June 6, 2011 --
Sixty-seven years ago today, 160,000 Allied troops constituted principally of American soldiers stormed the beaches of Normandy, France, in an effort to dislodge the Nazi occupation that had gripped France and ultimately accelerate the conclusion of World War II. This 50-mile stretch of French coastline would set the stage for what was one of the most consequential days of the entire Allied offensive on Germany: D-Day. On the anniversary of this historic occasion, take a look at some rare color photos of the events leading up to D-Day and its immediate aftermath. In this photo, American troops march in an English park prior to the D-Day assault. Allied troops mustered in the United Kingdom and crossed the English Channel on June 6 to launch Operation Neptune, the largest amphibious invasion in world history, which was part of Operation Overlord, the name of the campaign to dislodge Germany from Western Europe.
Although the Allies had stormed the beaches with overwhelming force, that doesn't mean they weren't met with a fierce resistance. An abandoned German machine gun appears in this photo.
The first wave of American troops landed at dawn on June 6. The weather had been poor for the past few days, which worked to the Allies' advantage. Believing that the weather conditions reduced the chances of an imminent invasion, some German officers had even taken leave the weekend prior. With German forces at reduced strength, the Allies attacked, gaining a foothold along the French coast. The ruins of the Palais de Justice in St. Lo, a town further inland in France, appears here. The remains of a red fire engine rest in the foreground.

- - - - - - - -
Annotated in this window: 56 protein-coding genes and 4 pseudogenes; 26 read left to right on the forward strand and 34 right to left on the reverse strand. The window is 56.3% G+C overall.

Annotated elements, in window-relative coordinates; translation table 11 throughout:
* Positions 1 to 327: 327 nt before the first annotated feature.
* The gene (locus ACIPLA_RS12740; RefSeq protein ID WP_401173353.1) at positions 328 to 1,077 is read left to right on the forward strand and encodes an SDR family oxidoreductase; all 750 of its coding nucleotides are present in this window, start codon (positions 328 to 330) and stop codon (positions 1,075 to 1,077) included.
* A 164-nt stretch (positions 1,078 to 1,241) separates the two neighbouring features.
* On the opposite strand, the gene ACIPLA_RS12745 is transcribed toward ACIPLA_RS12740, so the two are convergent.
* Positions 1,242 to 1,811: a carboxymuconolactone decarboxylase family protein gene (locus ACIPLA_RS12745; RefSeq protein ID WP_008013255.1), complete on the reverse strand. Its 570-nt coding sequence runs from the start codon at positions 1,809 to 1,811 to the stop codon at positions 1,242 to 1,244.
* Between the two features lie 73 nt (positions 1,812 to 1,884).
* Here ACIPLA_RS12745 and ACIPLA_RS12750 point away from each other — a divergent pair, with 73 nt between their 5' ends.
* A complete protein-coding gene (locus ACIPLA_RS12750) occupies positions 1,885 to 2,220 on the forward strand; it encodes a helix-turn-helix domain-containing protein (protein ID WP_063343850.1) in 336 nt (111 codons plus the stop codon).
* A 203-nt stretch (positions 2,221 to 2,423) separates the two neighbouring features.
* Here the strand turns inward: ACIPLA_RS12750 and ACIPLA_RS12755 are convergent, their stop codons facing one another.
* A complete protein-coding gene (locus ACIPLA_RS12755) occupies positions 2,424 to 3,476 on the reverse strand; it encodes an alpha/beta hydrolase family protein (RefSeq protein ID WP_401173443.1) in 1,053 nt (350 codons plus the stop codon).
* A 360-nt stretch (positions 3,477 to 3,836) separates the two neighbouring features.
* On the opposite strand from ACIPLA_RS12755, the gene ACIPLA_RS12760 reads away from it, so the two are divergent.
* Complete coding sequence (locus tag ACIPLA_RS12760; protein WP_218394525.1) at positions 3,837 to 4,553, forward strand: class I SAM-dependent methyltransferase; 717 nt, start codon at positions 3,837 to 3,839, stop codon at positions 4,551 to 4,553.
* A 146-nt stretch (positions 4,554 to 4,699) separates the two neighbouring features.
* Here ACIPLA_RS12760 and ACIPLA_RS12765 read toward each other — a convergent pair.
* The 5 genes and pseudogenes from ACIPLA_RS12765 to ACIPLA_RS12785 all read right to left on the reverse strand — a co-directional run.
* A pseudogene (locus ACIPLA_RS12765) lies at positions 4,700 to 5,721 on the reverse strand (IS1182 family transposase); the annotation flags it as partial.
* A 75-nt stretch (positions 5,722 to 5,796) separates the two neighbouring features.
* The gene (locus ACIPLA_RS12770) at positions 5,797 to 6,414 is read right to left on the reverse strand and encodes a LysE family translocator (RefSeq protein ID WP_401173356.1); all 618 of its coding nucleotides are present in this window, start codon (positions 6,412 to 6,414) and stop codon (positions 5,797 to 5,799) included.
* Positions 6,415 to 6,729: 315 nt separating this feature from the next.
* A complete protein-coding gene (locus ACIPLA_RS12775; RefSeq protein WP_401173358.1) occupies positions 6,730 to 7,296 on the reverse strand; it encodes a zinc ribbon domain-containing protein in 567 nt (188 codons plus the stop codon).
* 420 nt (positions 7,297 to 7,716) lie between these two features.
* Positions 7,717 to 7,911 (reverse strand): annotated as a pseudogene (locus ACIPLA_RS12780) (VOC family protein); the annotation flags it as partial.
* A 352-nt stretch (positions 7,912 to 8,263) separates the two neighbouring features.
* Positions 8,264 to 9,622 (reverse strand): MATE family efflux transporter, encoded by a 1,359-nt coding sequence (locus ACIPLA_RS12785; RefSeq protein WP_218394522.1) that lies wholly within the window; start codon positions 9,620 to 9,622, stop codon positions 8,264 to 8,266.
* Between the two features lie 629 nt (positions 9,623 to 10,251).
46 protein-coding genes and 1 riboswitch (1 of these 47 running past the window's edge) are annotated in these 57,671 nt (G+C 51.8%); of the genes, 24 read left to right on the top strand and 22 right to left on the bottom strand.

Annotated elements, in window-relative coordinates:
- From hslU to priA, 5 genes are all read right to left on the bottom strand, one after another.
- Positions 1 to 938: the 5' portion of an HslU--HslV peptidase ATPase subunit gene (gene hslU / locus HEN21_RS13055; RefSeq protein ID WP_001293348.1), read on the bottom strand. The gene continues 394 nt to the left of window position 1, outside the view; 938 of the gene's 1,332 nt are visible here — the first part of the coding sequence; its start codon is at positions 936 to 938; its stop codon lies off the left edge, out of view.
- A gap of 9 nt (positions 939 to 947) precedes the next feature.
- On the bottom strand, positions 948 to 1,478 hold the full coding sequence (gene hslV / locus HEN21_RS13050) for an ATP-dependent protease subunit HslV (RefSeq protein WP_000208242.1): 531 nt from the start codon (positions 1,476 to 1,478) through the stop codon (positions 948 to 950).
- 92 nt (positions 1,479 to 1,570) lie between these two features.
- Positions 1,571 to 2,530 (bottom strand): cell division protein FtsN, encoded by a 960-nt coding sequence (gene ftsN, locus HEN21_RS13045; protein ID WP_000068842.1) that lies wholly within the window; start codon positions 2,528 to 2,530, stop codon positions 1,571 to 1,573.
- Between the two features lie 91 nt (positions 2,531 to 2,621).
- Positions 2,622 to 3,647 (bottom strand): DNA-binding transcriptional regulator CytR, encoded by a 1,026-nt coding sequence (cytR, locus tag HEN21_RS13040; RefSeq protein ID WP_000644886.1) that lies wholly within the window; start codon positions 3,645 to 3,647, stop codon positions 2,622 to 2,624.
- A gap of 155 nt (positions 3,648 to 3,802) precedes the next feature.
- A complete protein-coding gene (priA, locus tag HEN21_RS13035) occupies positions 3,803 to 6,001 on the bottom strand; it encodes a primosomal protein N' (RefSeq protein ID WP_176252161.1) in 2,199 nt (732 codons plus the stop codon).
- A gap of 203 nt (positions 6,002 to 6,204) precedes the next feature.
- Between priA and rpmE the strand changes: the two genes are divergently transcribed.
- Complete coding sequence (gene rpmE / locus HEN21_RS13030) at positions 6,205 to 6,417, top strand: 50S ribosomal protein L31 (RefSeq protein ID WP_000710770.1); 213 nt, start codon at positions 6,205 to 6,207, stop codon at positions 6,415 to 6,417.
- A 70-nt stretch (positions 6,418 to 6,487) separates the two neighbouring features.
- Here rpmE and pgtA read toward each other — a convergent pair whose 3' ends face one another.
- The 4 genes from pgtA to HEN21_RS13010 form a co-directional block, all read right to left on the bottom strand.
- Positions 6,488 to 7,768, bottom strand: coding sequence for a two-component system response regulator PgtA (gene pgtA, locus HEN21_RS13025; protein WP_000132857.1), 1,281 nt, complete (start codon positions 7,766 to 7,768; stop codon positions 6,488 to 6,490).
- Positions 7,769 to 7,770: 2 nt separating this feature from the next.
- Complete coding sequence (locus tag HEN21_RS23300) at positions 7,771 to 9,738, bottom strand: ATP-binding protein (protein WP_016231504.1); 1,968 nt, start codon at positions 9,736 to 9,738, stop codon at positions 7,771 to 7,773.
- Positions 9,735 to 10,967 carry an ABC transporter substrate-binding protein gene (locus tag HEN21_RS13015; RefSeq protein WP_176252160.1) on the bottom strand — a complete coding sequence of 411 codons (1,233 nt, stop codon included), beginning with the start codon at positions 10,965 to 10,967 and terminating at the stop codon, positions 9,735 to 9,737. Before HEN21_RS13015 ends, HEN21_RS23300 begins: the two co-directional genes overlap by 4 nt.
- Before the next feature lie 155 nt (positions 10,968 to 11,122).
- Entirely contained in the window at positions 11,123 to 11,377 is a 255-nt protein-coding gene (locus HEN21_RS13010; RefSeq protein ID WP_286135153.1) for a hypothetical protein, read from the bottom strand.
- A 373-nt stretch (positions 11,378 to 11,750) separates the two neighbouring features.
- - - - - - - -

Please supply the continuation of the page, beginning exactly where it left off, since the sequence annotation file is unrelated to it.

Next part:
As Allied forces pushed their way further into occupied territory, they captured Nazi soldiers at a rate of 30,000 per month. A contingent of Nazi P.O.W.'s appears in this photo.
After the Allies overwhelmed German forces along the coastline, northern France was turned into a combat zone. A maintenance worker services an American P-47 Thunderbolt in a makeshift airfield in the French countryside.
Allied victory was met with support and gratitude from the occupied French civilians. In August 1944, Paris was liberated. Celebrations ensue in this photo.
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